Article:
How about Double Capacity Heaters & Modulate for Safety?

  • Would it be possible to set a maximum modulation of 50% and use an inline fuse to blow at before 100% loading to protect against a mosfet failing closed circuit?

    I'm guessing it's far easier to achieve for a DC heater than AC. Essentially if the firmware is in control the heater won't get more than 50% of full current.

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    50% PWM would give you half the power that 100% does; however the RMS current (which is what matters to a fuse) would be 1/sqrt(2) times the full current, not half. So the RMS current overload margin when 100% PWM gets applied would only be sqrt(2), which I don't think is enough to blow a fuse quickly.

  • Fair enough, you'd have to oversize further. If you dropped an 80w cartridge to 30w at 37.5% duty you'd be looking at the difference between just over 2.0A and 3.3A. Enough marging for a quick blow 2.5 or 3A?

    The Up printers use 80W cartridges.

  • I like your thinking, thermal fuses offer peace of mind for high powered (or low powered for that matter) beds but I haven't seen anything particularly suitable for hotends. Surely there must be something conductive that melts at 300 degC that could be used as a hotend thermal fuse?

  • A short search on Google reveals lead to have a melting point of 327 deg C, why not a lead cored fuse in series with the heater cartridge?

  • I'm going to try the 80W at 37% duty at home and see if it can run reliably on a 2.5 or 3A quick blow and fail reliably with 100% duty. Not fool proof testing but better than nowt.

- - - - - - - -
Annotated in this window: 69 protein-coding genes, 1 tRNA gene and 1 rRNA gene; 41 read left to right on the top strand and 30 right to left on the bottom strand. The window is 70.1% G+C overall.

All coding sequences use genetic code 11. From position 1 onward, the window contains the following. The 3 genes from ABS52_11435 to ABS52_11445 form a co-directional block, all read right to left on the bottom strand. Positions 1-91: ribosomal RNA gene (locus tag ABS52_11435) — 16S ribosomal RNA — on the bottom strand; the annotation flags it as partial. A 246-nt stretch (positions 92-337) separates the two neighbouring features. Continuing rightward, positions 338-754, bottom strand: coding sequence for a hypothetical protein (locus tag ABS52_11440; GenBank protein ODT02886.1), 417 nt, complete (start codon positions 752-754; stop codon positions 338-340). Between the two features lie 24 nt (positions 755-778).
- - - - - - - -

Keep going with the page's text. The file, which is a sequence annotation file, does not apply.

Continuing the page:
Thermal fuses would be good, but I've struggled to find them too. Other issue is really the heater block would need to be designed to suit or you have the worry of guaranteeing the thermal fuse is held fast and not more likely to fail than the mosfet in a power surge situation.

    Guess surge protection in the mains line before these printers would be a good move on that front. Reduce the chance of a electrically damaging event occurring.

  • Furthermore why not just solder the leads to your heater cartridge with high melting point solder? At 400 deg C the solder melts, problem solved.

  • Just for info, the 5 colour Diamond hot end is supplied with an 80Watt cartridge heater as standard. When I tuned it, the result showed that if unchecked, it could reach a potential temperature of 647 deg C. In use, the PID did it's best but it was impossible to tame the overshoot/undershoot. I ended up running it with 0.6 PWM which tamed it somewhat but I was still concerned that a failure on the control side would be dangerous. I don't know at what temperature PLA is likely to burst into flames but I do know that incipient red heat for metal start at around 500 deg C so to me, the potential to reach 640 plus is downright dangerous. A bit of molten plastic is one thing but flames are another thing all together. I swapped the cartridge for a 40 Watt one which is more than enough and would only reach 340 deg C unchecked (hopefully molten plastic but no flames) 🙂

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